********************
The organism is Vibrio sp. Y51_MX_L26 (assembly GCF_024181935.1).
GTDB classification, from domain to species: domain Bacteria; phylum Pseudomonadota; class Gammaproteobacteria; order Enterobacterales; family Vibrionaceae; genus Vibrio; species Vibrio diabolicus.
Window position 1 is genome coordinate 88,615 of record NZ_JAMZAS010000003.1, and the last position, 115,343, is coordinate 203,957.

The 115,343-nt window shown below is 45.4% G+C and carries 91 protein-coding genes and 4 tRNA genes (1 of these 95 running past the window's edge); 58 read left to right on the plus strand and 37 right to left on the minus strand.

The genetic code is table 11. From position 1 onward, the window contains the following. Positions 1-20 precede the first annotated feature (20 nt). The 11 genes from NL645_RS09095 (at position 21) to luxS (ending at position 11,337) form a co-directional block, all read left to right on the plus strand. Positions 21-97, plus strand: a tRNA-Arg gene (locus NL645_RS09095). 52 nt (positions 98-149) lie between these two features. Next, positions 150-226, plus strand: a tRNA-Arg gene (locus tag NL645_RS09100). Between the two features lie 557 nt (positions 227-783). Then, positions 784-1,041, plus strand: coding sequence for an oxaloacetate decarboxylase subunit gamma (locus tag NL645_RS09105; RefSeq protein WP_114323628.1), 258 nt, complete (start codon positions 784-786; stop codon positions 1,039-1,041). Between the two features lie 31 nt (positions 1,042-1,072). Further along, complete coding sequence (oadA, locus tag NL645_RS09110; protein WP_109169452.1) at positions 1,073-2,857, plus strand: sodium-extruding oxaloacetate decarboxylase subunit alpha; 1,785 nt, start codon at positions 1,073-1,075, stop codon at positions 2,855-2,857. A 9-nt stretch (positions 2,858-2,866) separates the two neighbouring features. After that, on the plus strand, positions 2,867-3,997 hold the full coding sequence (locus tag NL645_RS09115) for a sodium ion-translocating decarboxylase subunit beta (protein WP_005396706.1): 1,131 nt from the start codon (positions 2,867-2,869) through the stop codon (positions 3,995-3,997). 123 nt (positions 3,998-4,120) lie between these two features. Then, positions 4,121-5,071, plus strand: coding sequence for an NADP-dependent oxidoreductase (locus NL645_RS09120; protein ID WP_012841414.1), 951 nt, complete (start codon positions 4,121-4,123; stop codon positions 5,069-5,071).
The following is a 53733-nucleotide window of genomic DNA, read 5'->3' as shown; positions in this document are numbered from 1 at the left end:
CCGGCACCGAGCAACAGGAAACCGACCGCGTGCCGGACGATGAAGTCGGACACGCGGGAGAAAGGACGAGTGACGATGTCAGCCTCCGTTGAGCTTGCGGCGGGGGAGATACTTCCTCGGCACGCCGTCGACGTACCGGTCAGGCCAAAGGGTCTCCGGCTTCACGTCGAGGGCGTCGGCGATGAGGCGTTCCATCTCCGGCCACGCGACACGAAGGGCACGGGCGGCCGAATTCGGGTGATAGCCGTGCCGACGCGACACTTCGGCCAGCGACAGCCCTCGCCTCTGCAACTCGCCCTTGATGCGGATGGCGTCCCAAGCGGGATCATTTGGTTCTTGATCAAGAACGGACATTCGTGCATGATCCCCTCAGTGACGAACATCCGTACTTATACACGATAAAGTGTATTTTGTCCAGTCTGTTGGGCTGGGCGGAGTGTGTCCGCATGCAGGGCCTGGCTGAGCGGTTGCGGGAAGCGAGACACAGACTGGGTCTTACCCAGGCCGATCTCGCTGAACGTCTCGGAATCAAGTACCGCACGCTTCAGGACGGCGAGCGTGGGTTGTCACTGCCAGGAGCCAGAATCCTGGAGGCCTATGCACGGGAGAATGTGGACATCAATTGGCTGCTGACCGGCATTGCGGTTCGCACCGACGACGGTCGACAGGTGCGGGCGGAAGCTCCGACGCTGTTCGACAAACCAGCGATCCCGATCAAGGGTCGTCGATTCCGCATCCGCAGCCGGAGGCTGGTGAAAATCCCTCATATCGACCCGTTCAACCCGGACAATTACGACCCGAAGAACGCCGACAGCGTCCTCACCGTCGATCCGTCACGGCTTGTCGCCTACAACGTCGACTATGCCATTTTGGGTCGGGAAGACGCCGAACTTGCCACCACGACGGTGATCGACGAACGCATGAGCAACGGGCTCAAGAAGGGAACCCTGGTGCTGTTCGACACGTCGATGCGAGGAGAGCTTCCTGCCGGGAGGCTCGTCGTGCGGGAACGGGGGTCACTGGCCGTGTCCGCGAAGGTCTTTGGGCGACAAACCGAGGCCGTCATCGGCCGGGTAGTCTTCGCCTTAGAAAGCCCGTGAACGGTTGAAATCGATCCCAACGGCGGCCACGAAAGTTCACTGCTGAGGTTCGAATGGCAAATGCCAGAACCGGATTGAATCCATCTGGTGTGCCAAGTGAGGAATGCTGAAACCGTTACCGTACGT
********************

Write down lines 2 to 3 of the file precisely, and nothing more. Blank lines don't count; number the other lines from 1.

GTDB classification, from domain to species: domain Bacteria; phylum Pseudomonadota; class Gammaproteobacteria; order Enterobacterales; family Vibrionaceae; genus Vibrio; species Vibrio diabolicus.
Window position 1 is genome coordinate 88,615 of record NZ_JAMZAS010000003.1, and the last position, 115,343, is coordinate 203,957.